Canadian Manufacturing

Chinese auto companies struggling at home

Local automakers are being squeezed by bigger, richer global rivals including General Motors and Nissan that have dominated the low-priced model segment.

SHANGHAI, China—These should be good times for Chinese automakers as they prepare to show off their latest models at the Shanghai auto show.

Their home market is the world’s biggest and growing. But local automakers such as Chery and Geely are being squeezed by bigger, richer global rivals including General Motors and Nissan that have moved into segment the Chinese makers considered their own: low-priced models for local tastes.

Domestic brands account for less than half of their own market.

“At a time when the Chinese were getting ready to move upscale, they have come under siege in their area of traditional strength,” said Michael Dunne, president of Dunne & Co., a research firm. “They didn’t see that coming and it hurt.”

Fighting back, Chery, Geely and local rivals Great Wall and BYD are scaling down ambitious expansion plans and focusing on improving quality. Some hired managers or designers with experience at Mercedes Benz and other foreign producers. Others aim at specialties such as SUVs, minivans for export to other developing countries and electric buses.

This week, Chery Inc. announced a corporate overhaul after sales plummeted 10 per cent last year. The company said it will shrink its range of 20 models to 11 or 12.

BYD Co., in which American investor Warren Buffett’s Berkshire Hathaway Corp. owns a 10 per cent stake, plans to display a new SUV and its Si Rui sedan at Auto Shanghai 2013, which opens Sunday.

The company, China’s leading maker of electric cars, blamed intense competition for a 94 per cent plunge in profit last year and says the midsize Si Rui should help to drive a rebound.

Great Wall Motors Co. plans to debut two SUVs, a pickup and a sedan among 23 models on display. Last year, the company was China’s top-selling independent automaker on the strength of its popular SUVs, which are exported to 80 countries.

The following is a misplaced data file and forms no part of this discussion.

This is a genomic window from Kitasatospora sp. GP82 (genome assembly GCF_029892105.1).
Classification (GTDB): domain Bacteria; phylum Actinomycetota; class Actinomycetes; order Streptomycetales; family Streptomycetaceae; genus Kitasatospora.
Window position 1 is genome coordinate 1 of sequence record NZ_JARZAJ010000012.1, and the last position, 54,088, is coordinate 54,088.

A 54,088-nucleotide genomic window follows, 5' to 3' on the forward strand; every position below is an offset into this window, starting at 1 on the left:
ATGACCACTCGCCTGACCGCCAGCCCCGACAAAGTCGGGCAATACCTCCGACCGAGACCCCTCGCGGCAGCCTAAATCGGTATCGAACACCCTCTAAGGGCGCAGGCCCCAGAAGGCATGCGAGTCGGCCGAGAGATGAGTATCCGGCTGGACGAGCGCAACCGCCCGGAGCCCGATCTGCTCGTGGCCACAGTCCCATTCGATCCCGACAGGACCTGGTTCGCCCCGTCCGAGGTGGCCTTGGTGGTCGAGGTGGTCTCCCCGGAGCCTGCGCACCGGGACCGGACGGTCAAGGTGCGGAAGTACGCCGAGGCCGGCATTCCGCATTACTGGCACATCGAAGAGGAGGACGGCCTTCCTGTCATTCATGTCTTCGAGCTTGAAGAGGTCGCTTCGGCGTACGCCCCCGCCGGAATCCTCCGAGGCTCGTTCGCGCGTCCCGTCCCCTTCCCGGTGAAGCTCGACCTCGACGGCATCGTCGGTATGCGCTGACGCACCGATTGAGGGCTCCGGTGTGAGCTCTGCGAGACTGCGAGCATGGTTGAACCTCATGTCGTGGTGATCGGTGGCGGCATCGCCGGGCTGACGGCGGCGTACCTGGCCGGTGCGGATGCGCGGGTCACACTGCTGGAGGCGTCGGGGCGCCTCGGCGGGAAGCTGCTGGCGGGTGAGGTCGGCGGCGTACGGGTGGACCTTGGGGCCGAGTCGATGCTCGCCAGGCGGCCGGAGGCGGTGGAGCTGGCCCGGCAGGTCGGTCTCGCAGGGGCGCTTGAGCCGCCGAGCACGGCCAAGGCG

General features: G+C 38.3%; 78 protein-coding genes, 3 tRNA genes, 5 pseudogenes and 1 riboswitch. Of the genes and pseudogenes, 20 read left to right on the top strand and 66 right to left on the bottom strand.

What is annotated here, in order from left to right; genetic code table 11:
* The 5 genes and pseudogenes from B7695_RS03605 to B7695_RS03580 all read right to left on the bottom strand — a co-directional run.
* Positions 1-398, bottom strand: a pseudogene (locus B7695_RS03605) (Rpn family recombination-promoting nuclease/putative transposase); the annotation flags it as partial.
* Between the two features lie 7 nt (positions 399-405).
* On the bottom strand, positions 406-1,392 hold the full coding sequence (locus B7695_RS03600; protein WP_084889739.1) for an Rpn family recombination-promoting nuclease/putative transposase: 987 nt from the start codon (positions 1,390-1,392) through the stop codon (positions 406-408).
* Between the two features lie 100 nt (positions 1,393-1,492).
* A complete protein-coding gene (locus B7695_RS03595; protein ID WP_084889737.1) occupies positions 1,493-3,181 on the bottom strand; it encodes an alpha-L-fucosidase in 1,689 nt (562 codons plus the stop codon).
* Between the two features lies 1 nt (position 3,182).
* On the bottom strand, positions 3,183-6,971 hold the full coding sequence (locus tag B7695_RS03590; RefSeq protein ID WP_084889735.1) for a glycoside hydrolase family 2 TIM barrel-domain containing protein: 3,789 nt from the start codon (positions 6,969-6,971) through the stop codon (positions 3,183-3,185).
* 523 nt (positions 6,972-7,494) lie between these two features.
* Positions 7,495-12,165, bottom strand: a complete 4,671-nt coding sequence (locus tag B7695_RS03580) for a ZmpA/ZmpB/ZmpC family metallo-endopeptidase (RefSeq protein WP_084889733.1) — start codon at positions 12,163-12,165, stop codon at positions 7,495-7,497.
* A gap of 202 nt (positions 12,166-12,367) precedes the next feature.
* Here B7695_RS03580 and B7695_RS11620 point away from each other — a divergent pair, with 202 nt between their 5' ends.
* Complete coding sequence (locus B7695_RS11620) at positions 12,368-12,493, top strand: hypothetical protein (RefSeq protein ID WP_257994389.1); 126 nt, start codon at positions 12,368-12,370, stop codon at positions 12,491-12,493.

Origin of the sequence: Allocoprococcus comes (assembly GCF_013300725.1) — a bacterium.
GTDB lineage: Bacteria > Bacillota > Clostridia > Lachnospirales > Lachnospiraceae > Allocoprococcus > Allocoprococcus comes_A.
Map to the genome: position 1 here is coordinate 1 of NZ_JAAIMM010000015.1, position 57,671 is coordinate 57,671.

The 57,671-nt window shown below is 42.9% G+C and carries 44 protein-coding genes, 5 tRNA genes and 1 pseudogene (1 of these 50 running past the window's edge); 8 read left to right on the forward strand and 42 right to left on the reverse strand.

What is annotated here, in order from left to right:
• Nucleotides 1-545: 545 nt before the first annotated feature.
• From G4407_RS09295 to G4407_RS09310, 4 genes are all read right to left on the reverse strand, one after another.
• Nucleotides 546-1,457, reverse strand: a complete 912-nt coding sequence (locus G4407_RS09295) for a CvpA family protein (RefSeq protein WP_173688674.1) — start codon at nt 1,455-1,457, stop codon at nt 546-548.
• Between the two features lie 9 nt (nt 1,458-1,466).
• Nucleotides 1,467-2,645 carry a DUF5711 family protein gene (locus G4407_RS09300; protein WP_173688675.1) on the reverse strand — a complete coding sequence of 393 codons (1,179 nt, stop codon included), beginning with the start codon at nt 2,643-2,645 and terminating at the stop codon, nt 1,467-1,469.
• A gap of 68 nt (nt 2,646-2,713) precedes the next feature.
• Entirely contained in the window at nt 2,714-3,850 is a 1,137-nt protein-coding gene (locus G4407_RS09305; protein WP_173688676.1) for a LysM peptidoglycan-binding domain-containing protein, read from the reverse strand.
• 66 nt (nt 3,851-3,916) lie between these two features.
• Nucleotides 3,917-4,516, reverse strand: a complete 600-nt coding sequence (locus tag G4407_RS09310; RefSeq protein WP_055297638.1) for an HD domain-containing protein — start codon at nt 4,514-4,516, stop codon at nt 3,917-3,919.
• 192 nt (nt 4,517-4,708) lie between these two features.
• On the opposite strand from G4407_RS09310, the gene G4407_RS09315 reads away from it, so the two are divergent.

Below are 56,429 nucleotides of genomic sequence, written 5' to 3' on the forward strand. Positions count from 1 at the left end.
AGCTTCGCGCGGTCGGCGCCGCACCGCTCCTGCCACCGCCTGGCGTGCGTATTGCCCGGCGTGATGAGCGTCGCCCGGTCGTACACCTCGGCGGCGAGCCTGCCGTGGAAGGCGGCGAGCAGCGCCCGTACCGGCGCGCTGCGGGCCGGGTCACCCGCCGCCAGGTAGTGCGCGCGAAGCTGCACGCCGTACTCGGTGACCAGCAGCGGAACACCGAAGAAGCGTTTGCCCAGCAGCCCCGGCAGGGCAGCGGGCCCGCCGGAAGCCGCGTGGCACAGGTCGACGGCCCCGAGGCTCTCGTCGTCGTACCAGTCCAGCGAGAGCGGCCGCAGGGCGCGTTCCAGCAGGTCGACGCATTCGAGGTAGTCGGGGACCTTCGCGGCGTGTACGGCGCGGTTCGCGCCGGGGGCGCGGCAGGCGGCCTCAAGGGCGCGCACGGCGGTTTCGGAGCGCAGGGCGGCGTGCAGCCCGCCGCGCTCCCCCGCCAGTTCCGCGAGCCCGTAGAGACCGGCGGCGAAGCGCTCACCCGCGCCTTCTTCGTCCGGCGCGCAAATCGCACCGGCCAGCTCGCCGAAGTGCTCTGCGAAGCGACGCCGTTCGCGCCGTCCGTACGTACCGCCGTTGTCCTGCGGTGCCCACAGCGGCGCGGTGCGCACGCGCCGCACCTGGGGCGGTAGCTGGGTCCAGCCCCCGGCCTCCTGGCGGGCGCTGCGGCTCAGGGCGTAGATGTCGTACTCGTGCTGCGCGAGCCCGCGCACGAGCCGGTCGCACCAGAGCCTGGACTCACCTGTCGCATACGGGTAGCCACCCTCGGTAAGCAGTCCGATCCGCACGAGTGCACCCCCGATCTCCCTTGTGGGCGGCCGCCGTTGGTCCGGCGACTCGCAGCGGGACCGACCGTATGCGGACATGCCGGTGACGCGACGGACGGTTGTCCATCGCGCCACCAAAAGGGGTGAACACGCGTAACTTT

China’s failure to follow its neighbours Japan and South Korea in creating at least one global auto brand—even after this country passed the United States in 2009 as the biggest auto market—has frustrated communist leaders.

They see automotive manufacturing as a national priority—the “industry of industries” that supports higher-paid jobs in fields from manufacturing to electronics to chemicals. They have spent two decades giving producers subsidies and other help.

Beijing issued development plans in the early 1990s that called for creating three globally competitive auto groups. Since then, planners have changed course repeatedly after efforts to create success by decree failed to pan out.

In March, domestic Chinese auto brands accounted for only 43.4 per cent of sales, according to the China Association of Automobile Manufacturers.

By contrast, Japanese automakers control a commanding 95 per cent of their home market, according to LMC Automotive, a consulting firm. South Korea’s producers have 82 per cent of theirs.

Global automakers that want to produce in China are required to work with local partners in hopes the Chinese manufacturers will learn enough to launch their own brands—a policy that has had little success.

Shanghai Automotive Industries Corp., which assembles cars for both GM and Volkswagen AG, created the Roewe brand based on models bought from defunct British producer Rover. Nanjing Automotive Group relaunched MG sports cars in China. But state-owned producers still make up to 80 per cent of their revenue as service providers to foreign brands.

“They are under huge political pressure to build up their own brands,” said LMC analyst John Zeng. “But really they are struggling.”

More recently, Beijing has stepped up support to independents that emerged over the past decade such as Chery and Geely Holding Group, which acquired Volvo Cars from Ford Motor Co.

Some producers have bucked the hard times. While BYD earned just 81.4 million yuan ($13 million) last year, Great Wall’s booming SUV sales boosted profits 65.7 per cent to 5.7 billion yuan ($934 million).

Chery, founded in 1997, was once China’s top-selling independent brand but saw sales tumble last year to 563,000 vehicles. Its turnaround plan calls for eliminating two of its three brands and selling all its vehicles under the Chery name.

Chinese domestic brands suffered a blow last year when GM hit their low-price market segment with a new version of its Sail sedan that sells for just 56,800 yuan ($9,100). Developed at GM’s Shanghai design centre in partnership with SAIC, the Sail also is due to be exported to India.

Chinese brands also face a slowdown in overall sales, though to still-robust levels that outpace Western markets.

Sales in March rose 13.3 per cent from a year earlier to 1.6 million vehicles, well below 2009’s explosive 45 per cent growth, according to an industry group, the China Association of Automobile Manufacturers.

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